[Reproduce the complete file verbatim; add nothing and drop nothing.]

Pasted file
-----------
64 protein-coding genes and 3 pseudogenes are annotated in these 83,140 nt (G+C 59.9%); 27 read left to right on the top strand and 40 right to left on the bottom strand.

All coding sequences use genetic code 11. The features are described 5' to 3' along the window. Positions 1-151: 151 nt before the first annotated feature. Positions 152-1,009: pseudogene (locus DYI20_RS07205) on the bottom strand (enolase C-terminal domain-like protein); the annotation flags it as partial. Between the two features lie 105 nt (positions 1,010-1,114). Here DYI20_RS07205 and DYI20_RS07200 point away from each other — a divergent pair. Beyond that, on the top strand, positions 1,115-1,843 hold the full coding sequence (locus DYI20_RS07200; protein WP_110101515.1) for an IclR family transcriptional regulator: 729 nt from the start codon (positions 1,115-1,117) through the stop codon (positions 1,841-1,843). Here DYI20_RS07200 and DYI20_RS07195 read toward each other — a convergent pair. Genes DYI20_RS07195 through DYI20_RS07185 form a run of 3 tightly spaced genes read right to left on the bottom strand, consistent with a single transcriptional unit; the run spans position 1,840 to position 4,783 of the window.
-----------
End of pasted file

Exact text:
64 protein-coding genes and 3 pseudogenes are annotated in these 83,140 nt (G+C 59.9%); 27 read left to right on the top strand and 40 right to left on the bottom strand.

All coding sequences use genetic code 11. The features are described 5' to 3' along the window. Positions 1-151: 151 nt before the first annotated feature. Positions 152-1,009: pseudogene (locus DYI20_RS07205) on the bottom strand (enolase C-terminal domain-like protein); the annotation flags it as partial. Between the two features lie 105 nt (positions 1,010-1,114). Here DYI20_RS07205 and DYI20_RS07200 point away from each other — a divergent pair. Beyond that, on the top strand, positions 1,115-1,843 hold the full coding sequence (locus DYI20_RS07200; protein WP_110101515.1) for an IclR family transcriptional regulator: 729 nt from the start codon (positions 1,115-1,117) through the stop codon (positions 1,841-1,843). Here DYI20_RS07200 and DYI20_RS07195 read toward each other — a convergent pair. Genes DYI20_RS07195 through DYI20_RS07185 form a run of 3 tightly spaced genes read right to left on the bottom strand, consistent with a single transcriptional unit; the run spans position 1,840 to position 4,783 of the window.